[quote]<strong>Your lack of education manifests itself in the excessive use of the imperative. It's not so much a lack of sophistication, only a lack of rudimentary education.</strong><hr></blockquote>Comments like this reflects worse on you than on me. Use of Imperative has more to do with culture than education, unless you are talking about education in the english language.
[quote]<strong>I haven't read each and every entry on this thread, since I mostly addressed what was adressed to me, so I haven't seen these links. </strong><hr></blockquote>
Hardly "educated" to enter a debate without the reading through the preceding contributions, is it?
[quote]<strong>Do those experts of yours say that armed people participating in combat aren't combatants?
Or that unarmed people not participating in combat are combatants?
Or any other allegation of the sort?
Then, my non-expert understanding, while not elaborate on every intricate detail, is quite on target.</strong><hr></blockquote>
No, the experts say that under international law, a war on Iraq would be illegal.

[ 03-06-2003: Message edited by: New ]</p>
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post #271 of 450
[quote]Originally posted by Immanuel Goldstein:
<strong>
It meaning the U.S. constitution.
Which, being about the U.S., is not about the U.N.</strong><hr></blockquote>

But it does explicitly state that the international treaties we sign are the 'supreme law of the land' which, in my book, is pretty important.
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post #272 of 450
[quote]Originally posted by bunge:
<strong>But it does explicitly state that the international treaties we sign are the 'supreme law of the land' which, in my book, is pretty important.</strong><hr></blockquote>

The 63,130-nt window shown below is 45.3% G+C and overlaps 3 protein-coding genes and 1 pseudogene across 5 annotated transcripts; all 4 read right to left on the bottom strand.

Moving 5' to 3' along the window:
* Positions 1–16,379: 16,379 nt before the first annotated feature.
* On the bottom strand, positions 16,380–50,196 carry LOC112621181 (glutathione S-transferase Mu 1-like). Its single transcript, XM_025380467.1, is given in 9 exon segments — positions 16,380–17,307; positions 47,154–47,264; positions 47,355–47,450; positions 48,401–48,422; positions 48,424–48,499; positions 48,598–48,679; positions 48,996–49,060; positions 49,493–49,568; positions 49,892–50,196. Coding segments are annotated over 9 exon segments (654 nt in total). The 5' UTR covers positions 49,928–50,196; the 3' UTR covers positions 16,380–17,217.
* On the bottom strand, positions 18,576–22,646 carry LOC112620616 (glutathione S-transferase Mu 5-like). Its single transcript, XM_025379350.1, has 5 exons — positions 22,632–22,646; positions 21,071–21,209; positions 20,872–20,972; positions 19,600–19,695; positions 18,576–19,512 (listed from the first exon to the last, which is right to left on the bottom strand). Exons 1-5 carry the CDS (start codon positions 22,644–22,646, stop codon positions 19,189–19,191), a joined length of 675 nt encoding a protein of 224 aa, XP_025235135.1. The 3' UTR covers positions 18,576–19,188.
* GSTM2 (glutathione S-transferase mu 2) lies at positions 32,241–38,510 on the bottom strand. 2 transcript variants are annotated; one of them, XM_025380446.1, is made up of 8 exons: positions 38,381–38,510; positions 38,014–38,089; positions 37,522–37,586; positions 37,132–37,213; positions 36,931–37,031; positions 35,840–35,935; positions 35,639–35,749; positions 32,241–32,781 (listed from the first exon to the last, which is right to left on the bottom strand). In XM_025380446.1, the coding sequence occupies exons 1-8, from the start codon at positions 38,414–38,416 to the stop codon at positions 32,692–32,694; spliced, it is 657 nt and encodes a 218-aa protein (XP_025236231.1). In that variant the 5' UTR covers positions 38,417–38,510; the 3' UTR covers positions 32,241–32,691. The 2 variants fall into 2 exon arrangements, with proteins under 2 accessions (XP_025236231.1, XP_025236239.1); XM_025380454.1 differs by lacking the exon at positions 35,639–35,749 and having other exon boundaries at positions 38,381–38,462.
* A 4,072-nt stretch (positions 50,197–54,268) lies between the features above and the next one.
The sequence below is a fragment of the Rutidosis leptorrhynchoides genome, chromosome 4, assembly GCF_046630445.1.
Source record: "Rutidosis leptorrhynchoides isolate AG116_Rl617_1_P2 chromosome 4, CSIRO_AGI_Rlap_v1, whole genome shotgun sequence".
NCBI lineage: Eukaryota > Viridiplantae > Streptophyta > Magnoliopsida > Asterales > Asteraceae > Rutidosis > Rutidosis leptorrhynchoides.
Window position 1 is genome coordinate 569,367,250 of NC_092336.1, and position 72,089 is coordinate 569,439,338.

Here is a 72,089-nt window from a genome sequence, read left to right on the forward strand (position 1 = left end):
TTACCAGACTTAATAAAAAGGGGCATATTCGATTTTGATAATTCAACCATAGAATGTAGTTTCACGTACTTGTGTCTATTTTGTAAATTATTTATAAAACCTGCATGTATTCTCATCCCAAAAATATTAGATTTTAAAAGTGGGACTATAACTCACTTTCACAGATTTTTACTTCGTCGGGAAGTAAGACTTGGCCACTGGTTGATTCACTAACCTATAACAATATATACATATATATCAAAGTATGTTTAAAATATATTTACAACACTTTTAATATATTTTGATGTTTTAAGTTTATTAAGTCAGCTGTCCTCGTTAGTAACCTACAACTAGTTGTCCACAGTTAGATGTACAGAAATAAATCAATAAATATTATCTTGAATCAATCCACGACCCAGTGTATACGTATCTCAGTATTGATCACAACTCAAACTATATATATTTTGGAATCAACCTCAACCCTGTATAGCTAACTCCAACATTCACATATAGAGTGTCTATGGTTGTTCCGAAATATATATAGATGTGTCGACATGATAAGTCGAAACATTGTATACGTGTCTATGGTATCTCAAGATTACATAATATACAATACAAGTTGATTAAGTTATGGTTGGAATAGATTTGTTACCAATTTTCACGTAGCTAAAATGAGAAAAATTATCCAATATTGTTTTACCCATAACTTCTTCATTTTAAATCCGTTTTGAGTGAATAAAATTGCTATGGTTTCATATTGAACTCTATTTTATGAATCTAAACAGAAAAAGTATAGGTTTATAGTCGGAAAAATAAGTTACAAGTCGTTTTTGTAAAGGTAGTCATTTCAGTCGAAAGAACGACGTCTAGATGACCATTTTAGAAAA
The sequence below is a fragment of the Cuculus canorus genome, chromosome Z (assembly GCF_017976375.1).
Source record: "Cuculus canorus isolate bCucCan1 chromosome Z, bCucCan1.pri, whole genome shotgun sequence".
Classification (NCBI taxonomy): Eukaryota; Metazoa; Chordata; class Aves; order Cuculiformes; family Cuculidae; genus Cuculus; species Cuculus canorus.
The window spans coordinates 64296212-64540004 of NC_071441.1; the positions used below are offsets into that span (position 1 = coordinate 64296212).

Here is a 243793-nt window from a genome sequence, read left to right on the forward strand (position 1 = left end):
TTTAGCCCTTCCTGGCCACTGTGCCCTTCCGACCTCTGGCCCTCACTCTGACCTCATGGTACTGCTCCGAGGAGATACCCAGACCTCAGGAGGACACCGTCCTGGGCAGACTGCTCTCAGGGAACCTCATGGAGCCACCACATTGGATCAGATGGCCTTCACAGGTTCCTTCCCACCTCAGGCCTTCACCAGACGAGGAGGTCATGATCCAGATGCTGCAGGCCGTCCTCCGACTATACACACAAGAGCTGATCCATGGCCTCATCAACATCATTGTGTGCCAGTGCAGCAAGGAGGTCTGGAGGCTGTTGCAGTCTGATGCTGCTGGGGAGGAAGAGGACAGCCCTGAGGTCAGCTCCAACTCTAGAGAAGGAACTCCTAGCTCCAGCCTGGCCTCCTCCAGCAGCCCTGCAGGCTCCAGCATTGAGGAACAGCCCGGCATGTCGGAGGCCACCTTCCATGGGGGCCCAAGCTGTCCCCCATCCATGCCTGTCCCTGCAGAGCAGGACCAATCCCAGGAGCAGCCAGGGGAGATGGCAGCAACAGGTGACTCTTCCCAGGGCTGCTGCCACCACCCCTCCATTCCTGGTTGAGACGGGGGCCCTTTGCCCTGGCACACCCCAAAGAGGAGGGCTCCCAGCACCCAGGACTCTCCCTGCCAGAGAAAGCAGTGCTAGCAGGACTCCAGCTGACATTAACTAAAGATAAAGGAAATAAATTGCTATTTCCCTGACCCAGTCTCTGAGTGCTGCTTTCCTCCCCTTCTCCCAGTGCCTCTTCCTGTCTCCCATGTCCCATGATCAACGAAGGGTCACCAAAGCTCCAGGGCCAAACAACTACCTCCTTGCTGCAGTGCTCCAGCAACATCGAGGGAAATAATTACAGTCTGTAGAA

And if it conflicts with a Constitutionally appointed power of government the Constitutional is supreme. Read Article VI (the one you're referring to) in full.

No treaty can take away a Constitutionally-appointed power.
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post #273 of 450
[quote]Originally posted by groverat:
<strong>

No treaty can take away a Constitutionally-appointed power.</strong><hr></blockquote>

It doesn't take away a Constitutionally appointed power. The UN doesn't step in and declare war for us. THAT would be ursurping Constitutionally appointed power.

Our government has limited the choices of when WE can declare war. WE still declare war, but WHEN is now partially definded by the UN Charter.

Your argument is weak.
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post #274 of 450
[quote]Originally posted by Immanuel Goldstein:
It meaning the U.S. constitution.
Which, being about the U.S., is not about the U.N.
<hr></blockquote>
[quote]Originally posted by New:
<strong>But containing stuff concerning international treaties, which is what bunge points out.</strong><hr></blockquote>
A sovereign country fulfilling its international obligations is no surrender of its sovereignity, unless the treaty is specificially about surrender of sovereignity, which the U.N. Charter is not.

[quote]It's not hypothetical at all, sovereign states aren't bound by treaties or charters they had not committed to.
Unless it comes to crimes against humanity, the U.N. isn't supposed to intervene to mak a country comply to commitment it didn't make.
When it comes to crimes against humanity, any country able to intervene to oppose it, has the moral right, and in my opinion the moral duty, to intervene, whether within the frameowrk of a U.N. mandate, or not.
<hr></blockquote>
[quote]<strong>Someone has to define what is a crime against humanity is.